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Articles by Yi-Chan Tu
Total Records ( 2 ) for Yi-Chan Tu
  Yi-Chan Tu , Mei-Ju Chou and Hung-Chung Lee
  The influence of integrated information technology on various facets of modern day life is immense. Over the past decade, it has also influenced early childhood education-be it from an academic perspective or be it from the perspective of character education. The study aims to investigate how integrated information technology with parent-child shared reading would have a major impact on family education, especially from parenting and character education perspectives. The study first collects the data from some relative questionnaires with randomly sampling to distribute for 500 preschool children’s parents in Southern Taiwan. The data are then analyzed by using SPSS statistical tool with factor analysis, regression analysis and also Hierarchical regression. The results of analysis are concluded as follows: (1) Parenting style reveals partially notably positive correlations with young children’s character development, (2) Parent-child shared reading within information technology application presents partially significantly positive correlations with parenting style, (3) Parent-child shared reading within information technology application appears partially remarkably positive correlations with young children’s character development, (4) Parent-child shared reading within information technology application shows partially significantly moderating effects between parenting style and children’s character development. Based on the research outcomes, it is expected that some suggestions and references would be very useful for preschool children’s parents to appropriately integrate information technology within their shared reading and parenting with children.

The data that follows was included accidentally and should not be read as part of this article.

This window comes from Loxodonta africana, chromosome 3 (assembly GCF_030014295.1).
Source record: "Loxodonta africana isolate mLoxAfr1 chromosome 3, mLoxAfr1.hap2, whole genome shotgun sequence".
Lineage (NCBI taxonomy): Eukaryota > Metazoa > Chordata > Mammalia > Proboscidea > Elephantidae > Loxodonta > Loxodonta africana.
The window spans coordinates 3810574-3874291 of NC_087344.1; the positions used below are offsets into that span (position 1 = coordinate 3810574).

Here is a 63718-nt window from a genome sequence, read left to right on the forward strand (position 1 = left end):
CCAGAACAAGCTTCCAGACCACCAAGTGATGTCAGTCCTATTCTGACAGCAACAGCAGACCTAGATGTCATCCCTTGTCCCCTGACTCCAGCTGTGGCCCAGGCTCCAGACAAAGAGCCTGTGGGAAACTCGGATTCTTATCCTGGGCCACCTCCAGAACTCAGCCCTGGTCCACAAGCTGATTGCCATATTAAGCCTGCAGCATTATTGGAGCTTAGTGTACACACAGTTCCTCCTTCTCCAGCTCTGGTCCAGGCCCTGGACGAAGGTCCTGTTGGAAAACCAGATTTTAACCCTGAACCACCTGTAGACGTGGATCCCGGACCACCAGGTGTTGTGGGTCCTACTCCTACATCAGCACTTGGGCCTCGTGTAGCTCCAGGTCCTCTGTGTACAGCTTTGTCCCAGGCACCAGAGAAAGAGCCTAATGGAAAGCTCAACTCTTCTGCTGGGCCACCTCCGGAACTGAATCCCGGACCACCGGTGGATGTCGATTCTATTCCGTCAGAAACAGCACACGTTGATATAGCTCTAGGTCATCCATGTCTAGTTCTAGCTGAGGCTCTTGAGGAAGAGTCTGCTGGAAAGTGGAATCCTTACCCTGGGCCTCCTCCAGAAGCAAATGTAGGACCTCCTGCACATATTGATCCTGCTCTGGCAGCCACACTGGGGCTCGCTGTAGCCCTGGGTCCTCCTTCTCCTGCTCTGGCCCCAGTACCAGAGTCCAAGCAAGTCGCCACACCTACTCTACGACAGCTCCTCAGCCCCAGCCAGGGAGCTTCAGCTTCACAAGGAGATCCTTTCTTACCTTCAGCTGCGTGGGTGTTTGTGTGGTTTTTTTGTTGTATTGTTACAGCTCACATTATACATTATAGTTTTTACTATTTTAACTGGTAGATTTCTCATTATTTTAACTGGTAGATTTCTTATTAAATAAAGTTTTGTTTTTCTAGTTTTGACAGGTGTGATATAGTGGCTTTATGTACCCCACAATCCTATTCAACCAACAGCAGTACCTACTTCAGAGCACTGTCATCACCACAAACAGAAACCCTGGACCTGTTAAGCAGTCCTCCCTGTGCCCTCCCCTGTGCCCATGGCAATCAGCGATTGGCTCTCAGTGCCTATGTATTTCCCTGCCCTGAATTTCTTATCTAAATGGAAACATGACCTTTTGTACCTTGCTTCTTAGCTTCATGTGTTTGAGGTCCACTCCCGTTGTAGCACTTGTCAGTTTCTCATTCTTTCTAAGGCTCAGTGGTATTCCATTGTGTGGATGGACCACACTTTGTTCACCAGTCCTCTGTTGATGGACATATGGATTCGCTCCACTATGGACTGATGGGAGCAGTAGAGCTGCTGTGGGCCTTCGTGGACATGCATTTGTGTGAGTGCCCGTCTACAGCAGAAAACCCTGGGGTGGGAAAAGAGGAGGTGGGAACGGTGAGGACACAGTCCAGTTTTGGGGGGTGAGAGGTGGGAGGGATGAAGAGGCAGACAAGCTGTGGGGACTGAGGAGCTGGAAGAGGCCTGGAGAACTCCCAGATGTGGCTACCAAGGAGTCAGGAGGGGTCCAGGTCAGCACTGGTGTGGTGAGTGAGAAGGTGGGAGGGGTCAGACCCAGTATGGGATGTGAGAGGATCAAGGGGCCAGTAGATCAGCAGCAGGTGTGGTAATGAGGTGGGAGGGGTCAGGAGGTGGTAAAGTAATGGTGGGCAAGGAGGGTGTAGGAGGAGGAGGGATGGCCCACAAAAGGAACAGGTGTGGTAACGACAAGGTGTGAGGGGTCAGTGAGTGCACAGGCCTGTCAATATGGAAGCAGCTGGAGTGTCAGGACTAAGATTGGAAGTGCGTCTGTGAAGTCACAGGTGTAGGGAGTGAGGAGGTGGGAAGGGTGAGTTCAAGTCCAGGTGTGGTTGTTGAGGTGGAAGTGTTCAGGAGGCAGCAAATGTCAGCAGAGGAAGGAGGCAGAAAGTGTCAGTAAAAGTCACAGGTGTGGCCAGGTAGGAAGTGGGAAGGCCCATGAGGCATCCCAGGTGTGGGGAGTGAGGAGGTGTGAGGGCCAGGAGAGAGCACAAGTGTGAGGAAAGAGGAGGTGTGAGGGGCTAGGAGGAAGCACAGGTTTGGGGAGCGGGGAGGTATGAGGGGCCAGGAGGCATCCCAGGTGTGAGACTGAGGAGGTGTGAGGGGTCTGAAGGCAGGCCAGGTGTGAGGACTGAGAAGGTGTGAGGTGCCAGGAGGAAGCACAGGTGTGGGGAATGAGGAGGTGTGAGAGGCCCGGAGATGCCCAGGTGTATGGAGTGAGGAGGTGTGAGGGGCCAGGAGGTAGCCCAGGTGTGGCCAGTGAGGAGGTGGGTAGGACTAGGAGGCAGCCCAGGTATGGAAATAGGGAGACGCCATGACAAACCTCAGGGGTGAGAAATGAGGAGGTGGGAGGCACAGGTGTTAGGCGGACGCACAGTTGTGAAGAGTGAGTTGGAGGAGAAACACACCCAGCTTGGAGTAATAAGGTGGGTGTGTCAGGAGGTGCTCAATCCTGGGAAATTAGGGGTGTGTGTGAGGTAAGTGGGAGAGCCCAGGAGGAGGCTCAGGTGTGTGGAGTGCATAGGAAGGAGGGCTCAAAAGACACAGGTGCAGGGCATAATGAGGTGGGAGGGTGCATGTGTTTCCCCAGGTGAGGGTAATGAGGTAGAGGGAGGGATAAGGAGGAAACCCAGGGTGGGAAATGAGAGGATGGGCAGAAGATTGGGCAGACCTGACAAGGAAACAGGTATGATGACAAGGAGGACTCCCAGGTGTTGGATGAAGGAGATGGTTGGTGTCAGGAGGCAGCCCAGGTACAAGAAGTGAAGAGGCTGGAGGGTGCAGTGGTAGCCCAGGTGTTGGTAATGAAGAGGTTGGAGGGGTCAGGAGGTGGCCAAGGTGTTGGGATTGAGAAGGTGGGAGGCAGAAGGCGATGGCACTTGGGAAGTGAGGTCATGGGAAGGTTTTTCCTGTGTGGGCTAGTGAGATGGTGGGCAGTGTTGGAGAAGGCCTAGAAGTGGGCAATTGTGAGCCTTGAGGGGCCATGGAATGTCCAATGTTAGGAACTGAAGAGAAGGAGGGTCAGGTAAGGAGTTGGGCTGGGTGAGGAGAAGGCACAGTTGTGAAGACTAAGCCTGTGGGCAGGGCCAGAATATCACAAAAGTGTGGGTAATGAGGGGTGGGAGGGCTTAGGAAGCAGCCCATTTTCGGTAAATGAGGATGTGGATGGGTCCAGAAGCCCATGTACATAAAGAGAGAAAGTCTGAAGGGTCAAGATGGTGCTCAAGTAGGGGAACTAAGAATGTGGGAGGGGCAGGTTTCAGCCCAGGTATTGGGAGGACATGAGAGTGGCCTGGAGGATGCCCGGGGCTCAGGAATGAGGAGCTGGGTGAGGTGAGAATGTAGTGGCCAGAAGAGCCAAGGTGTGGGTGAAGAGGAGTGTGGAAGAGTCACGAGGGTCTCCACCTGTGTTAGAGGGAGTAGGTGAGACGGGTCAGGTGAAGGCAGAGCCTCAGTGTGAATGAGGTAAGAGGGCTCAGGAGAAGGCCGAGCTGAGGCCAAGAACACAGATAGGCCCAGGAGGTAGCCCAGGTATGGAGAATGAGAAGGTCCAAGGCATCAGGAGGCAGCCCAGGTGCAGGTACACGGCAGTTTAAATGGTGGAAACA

Yi-Chan Tu and Mei-Ju Chou
  The purpose of this study is to identify the effects of different parenting styles and teachers’ strategies in classroom interaction for emotion regulation development in preschool children. The quantitative approach employed instruments to measure parenting style and emotion regulation scores. The qualitative approach involved classroom observations and interviews with the teachers. The data revealed to implement an authoritative parenting style. In addition, there is a significant difference in the emotion regulation scores. The results indicated that teachers’ act strategies in classroom interactions widely affected children’s emotion regulation. The study suggested both professional development programs and workshops should be applied to develop a consistent approach to classroom interaction.
 
 
 
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